The UK can pursue a court case in the UK courts system.
If the amount is large enough to justify the expense, the UK can, under a process sometimes referred to as triple seal, transfer the case to the U.S. courts where a law suit is filed. The U.S. courts then rule on it, and if the issue is compliant with the laws in the court having jurisdiction over your location, then the U.S. court would serve the notice, and you can end up with levies and liens through the U.S. Courts.
The U.S. does the same thing. We pursue international tax evaders and criminals in much the same way.
In addition, if the UK were to bring a criminal case regarding tax evasion, they and the U.S. have an extradition treaty, so you could be extradited back to the UK if criminally charged at the level required in the extradition treaty.
Laymen who read the treaty contained at the link may misconstrue that it is only for certain violent crimes; but not that these are only singled out in the treaty to specifically state that these crimes are not considered politically motivated crimes. this is because politically motivated crimes are not extraditable. ALL crimes including tax evasion that could result with imprisonment of 1 year or longer are extraditable.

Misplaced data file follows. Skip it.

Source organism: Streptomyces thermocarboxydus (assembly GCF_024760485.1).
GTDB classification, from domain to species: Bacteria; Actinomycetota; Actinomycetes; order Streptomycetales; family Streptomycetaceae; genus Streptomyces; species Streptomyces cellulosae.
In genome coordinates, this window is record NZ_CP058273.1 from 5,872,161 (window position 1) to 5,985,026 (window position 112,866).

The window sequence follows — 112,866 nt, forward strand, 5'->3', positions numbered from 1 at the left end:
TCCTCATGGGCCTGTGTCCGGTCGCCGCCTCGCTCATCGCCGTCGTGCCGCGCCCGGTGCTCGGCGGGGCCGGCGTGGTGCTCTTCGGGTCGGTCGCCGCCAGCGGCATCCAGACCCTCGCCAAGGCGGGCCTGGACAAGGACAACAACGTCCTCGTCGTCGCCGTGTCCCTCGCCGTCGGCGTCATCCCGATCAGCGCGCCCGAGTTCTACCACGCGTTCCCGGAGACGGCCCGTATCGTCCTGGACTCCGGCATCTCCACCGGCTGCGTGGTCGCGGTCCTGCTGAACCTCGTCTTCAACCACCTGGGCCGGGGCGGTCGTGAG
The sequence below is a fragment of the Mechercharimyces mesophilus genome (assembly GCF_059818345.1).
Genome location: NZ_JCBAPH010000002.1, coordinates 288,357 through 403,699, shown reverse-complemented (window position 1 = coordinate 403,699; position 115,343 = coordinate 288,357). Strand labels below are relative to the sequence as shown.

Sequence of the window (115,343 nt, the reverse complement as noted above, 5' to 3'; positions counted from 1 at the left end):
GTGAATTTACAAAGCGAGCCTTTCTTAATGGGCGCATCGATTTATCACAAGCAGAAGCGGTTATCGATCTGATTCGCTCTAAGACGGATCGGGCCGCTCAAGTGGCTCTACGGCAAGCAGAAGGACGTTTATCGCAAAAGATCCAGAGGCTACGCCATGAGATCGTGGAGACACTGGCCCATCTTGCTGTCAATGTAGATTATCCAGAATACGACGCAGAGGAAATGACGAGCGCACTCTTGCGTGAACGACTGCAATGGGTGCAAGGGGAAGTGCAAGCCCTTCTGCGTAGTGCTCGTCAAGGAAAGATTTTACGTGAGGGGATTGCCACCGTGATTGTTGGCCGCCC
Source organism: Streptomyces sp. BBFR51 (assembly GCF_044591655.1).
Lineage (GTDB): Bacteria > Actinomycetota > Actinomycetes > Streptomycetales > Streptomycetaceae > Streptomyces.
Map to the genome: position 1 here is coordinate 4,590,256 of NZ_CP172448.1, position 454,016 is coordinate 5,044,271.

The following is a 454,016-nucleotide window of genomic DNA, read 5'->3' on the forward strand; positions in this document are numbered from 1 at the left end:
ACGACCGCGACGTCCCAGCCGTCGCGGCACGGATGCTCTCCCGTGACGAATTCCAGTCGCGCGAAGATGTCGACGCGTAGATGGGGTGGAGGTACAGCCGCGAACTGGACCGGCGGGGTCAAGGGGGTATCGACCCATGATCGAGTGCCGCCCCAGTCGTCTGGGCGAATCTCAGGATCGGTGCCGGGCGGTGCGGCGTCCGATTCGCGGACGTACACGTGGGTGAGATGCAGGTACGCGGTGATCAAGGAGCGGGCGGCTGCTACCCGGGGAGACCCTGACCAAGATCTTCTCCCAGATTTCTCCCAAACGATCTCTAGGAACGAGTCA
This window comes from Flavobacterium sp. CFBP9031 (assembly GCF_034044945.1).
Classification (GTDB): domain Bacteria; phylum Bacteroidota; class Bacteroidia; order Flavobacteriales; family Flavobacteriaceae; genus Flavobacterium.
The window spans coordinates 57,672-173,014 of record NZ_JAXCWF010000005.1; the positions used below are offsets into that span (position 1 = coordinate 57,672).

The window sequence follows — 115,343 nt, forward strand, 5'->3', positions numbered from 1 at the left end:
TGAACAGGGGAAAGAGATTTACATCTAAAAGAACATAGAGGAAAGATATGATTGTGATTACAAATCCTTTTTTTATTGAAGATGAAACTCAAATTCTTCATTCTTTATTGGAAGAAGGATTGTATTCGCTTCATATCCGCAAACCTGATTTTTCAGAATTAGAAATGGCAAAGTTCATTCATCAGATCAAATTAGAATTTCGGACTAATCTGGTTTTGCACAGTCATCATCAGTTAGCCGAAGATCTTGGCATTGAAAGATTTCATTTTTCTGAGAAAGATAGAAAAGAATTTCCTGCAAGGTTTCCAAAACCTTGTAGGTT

This extradition treaty also allows for seizure of assets and other property at the request of the extraditing country.
Now then...before you get real concerned, note that this treaty also limits extradition through the diplomatic process. What this means to persons who may face some crime in the UK of any nature, is that unless it is big, they are not going to use it.
I will tell you that I have not seen the Inland Revenue pursue tax cases to the United States for amounts less than $50,000.
I guess for you, what is important is knowing what they can do, as well as what they are likely to do.
I would not want you to make decisions under the belief they can not reach out and touch you, because they really can if they decided that they needed to.